Geo Soon: Coaching Robots
Continuous surveying, to support smart cities, infrastructure, geodesign, and construction, is opening expanded—but unconventional—roles for surveyors and geospatial practitioners.
“Put me in coach, I’m ready to play… today…” – John Fogerty
[The following guest op-ed first appeared in xyHt Magazine’s Outlook 2019 issue]. The days of a bipedal survey-rod-carrying robot member of your field crew may be a distant future, but the work of field data collection has already been impacted by robotics, namely in the form of process automation. This will only increase as AEC industries and geospatial professions rise to meet the pronounced global uptick in demand for infrastructure development and modernization. This represents a lot of opportunities to grow the disciplines and professions, but not in the ways we are accustomed to.
Throughout 2018, I’ve had opportunities to interview leadership in the geospatial and AEC industries, and listen to their keynotes at conferences—and a theme that falls into the geo-sooner-than-we-think category is emerging. One key message from each is much the same: the demand for new, updated, smarter, and greener infrastructure cannot be met with legacy tools and methods. Period. World population growth—without corresponding growth in funding and resources—means we need to work smarter and improve engineering and construction efficiencies. It is not simply a matter of throwing more people at the problem (though there could need to be more skilled people needed to support increased project portfolios); we need practitioners that can work more harmoniously with the “bots”: automated elements, reality capture technologies, and integrated project management delivery systems. We’re not just talking about the mechatronic tools, like robotic total stations, autonomous UAS, mobile mapping, scanners, and imaging systems. Automation in data analysis, automated feature extraction, applying machine learning and AI—these have steadily made inroads into our workflows, both subtly and dramatically.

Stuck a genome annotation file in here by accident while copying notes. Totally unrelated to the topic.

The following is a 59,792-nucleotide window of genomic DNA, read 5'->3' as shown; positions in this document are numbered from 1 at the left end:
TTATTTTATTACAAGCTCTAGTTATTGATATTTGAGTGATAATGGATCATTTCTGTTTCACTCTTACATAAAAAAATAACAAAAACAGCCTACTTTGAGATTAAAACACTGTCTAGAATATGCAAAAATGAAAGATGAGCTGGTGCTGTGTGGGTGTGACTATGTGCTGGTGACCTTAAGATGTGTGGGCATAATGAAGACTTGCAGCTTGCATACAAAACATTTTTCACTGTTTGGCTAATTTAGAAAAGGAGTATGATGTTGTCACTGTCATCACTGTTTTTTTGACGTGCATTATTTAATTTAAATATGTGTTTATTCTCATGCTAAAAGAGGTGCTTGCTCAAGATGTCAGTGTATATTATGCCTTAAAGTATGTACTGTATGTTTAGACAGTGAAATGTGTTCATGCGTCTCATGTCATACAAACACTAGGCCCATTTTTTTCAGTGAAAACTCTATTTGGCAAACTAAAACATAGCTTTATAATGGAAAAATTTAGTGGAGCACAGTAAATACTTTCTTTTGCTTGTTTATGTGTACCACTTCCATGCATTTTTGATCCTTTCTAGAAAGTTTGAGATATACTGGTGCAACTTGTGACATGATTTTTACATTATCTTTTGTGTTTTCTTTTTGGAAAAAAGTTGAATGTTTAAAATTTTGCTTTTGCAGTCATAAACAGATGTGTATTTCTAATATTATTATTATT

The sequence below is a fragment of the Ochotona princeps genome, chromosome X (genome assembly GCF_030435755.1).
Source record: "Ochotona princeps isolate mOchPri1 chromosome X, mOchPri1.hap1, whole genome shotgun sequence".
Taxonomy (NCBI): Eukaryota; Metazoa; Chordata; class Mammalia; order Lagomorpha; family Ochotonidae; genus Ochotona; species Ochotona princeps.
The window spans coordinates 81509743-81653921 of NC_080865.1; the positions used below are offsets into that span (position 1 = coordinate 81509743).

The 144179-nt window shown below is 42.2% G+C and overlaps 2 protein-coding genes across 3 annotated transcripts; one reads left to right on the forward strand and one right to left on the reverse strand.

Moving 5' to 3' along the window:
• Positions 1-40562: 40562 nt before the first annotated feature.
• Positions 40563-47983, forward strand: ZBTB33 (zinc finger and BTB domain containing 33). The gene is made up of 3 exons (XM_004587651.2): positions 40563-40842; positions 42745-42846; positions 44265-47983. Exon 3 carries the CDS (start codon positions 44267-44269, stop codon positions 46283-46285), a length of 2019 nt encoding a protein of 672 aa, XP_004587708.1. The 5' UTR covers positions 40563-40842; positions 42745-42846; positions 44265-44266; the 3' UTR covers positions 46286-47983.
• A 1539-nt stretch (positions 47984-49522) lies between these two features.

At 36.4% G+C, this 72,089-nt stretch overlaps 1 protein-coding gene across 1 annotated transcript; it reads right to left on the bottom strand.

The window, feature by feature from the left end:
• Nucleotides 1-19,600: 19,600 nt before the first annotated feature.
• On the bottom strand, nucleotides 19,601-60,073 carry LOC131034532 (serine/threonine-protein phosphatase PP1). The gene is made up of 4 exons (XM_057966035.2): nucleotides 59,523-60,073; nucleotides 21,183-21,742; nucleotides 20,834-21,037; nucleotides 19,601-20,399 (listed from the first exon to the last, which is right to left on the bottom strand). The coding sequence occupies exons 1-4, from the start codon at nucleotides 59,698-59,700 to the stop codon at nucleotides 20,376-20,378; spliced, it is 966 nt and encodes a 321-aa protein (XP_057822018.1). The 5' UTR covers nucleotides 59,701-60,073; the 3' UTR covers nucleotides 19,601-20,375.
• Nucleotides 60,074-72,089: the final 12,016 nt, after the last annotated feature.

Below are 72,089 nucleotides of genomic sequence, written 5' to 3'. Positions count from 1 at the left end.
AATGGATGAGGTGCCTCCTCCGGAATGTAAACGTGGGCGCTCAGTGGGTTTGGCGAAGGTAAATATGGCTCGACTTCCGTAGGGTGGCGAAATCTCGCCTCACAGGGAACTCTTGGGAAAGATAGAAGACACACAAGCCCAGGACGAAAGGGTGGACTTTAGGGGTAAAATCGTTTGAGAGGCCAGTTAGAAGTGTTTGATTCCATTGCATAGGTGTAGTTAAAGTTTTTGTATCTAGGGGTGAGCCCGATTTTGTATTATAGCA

For BIM to work throughout a design, construction, and operational cycle needs that reality capture, accurately and frequently; often so frequent as to demand the use of not only automated field data collection, but new levels of feature extraction and model updates. Smart construction, like smart manufacturing, needs a constant feedback loop. The vision of geodesign, the seamless melding of design detail (e.g. IFC BIM models, Revit models, iModels, etc) in the broader context of geospatial data (GIS) is reaching fruition. For example, in the developments sparked by the Esri-Autodesk partnership.